YANGON (Reuters) - A Myanmar court has jailed two reporters for two months for defamation, a newspaper editor said on Thursday, in a case likely to raise concern about a reform program after half a century of strict military rule.
The media in Myanmar has enjoyed sweeping freedoms since a semi-civilian government took power in 2011 but the Committee to Protect Journalists said recently that since then, 10 journalists had been jailed and 19 were facing trial, and Myanmar was the 10th worst jailor of media workers in 2014.
The Myanmar Post Journal said a court in Mon State had sentenced its chief editor, Than Htike Thu, and deputy chief reporter, Hsan Moe Tun, to the prison terms on Wednesday after a military representative to parliament had filed a complaint.
Thaw Naing, the newspaper’s editor-in-charge, told Reuters the military representative had complained he was misquoted in a report about the sharing of seats in parliament between civilians and military representatives.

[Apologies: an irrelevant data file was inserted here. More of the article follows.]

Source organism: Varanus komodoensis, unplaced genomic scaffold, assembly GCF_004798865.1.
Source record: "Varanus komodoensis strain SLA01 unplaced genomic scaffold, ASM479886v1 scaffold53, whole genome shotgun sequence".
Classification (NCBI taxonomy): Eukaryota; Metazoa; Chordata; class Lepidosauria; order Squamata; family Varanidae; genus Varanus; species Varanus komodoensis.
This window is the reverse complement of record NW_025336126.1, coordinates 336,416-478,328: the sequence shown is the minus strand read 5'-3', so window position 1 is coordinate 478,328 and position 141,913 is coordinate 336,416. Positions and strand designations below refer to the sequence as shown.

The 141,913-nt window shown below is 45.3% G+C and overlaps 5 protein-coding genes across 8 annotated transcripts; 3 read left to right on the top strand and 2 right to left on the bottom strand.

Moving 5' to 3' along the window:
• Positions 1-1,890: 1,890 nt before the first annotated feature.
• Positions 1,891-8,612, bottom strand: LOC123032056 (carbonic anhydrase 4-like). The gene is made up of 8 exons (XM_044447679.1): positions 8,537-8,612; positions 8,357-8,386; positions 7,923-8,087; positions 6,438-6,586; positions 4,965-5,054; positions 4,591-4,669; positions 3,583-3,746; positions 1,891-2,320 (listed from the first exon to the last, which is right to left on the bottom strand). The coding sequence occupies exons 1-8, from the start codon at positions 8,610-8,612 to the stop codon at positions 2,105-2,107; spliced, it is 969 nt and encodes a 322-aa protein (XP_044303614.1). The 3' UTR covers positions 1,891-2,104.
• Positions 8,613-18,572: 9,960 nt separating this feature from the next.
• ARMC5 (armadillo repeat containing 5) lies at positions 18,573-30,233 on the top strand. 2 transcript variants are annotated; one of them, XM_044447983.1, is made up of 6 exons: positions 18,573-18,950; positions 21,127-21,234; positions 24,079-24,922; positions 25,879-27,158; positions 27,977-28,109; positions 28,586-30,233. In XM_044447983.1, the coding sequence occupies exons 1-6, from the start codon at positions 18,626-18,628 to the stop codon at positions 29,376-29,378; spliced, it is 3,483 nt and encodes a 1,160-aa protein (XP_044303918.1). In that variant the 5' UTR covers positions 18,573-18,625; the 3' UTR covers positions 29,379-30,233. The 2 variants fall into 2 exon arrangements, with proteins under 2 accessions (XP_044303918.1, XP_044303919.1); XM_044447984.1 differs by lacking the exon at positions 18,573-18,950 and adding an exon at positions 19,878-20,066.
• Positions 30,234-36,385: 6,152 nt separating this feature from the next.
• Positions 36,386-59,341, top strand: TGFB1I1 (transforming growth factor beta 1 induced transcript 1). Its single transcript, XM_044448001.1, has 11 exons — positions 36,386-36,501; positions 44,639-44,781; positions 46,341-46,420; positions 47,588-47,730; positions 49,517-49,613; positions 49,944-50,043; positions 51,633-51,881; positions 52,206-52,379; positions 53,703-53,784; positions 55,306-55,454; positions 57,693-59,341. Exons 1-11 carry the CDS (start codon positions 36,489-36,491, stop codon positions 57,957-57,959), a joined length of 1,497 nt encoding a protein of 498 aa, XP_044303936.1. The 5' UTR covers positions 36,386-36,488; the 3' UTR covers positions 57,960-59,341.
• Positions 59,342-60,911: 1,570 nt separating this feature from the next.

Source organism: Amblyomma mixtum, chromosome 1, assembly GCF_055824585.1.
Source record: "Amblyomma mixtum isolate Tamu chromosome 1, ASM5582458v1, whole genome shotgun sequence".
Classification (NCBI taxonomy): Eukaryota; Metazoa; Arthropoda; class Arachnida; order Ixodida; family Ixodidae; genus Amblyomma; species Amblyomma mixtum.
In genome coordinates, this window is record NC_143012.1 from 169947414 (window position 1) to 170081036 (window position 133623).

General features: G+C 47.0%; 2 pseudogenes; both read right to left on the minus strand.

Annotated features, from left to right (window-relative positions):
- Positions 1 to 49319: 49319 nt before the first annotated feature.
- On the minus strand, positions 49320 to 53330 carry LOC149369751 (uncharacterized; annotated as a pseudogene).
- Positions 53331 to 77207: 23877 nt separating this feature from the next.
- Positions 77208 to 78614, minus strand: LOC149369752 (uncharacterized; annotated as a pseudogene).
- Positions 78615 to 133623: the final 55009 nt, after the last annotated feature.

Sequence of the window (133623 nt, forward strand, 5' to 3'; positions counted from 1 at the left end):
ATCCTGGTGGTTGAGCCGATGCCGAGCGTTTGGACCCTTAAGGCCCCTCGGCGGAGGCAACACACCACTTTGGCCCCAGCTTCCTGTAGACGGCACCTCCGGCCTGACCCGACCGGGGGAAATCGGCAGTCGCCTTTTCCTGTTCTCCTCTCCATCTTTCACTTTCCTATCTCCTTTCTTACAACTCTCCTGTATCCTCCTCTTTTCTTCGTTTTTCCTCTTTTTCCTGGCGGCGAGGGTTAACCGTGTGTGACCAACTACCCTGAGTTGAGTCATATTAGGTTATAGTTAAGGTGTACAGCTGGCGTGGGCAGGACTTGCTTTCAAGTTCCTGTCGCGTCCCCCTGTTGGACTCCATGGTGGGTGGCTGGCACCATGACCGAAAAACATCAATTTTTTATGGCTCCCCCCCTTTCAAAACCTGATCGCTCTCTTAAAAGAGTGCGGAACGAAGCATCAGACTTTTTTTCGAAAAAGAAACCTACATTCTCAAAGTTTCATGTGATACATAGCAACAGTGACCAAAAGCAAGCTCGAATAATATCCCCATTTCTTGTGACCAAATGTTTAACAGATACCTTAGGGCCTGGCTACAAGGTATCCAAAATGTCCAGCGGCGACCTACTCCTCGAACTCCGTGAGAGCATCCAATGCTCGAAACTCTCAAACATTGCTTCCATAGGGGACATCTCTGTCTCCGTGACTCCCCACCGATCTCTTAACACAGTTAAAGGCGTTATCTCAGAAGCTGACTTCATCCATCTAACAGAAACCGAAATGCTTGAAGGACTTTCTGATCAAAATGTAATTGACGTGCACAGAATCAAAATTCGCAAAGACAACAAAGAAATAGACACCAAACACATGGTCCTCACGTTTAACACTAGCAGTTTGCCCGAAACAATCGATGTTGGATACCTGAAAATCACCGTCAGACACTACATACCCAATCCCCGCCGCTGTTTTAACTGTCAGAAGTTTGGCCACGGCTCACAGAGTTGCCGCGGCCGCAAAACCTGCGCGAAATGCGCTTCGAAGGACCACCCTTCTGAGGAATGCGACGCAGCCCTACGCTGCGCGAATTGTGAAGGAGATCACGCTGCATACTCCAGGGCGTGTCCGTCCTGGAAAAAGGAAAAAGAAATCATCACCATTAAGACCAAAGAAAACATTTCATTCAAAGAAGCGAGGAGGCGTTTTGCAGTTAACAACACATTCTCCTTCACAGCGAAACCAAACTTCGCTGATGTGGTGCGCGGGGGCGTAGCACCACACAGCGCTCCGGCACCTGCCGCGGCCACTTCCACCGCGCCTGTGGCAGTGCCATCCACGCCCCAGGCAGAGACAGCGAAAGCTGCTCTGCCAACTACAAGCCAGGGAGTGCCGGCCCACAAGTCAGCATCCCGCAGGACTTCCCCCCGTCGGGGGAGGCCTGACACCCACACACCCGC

The role of the military in parliament is sensitive with the party of opposition leader Aung San Suu Kyi calling for constitutional changes that would essentially weaken the military’s legislative powers.
Thaw Naing said his journal stood by its report.
“We’ll open all legal avenues for the freedom of our men,” he said.
Veteran journalist and patron of the Myanmar Journalists Association Pho Thaukya said he was dismayed by what he regarded as unusually harsh punishment for the reporters.
“It’s completely unacceptable at a time when the country is building democracy,” he said.
The U.N. special rapporteur on human rights in Myanmar, Yanghee Lee, said in a statement this week that Myanmar had come a long way since its transition began but significant challenges remained.
“I am concerned that journalists are still being interrogated and arrested, and that 10 journalists were imprisoned in 2014,” she said.
“This needs to stop if Myanmar wants to create a meaningful democratic space.”
Reporting by Aung Hla Tun; Editing by Robert Birsel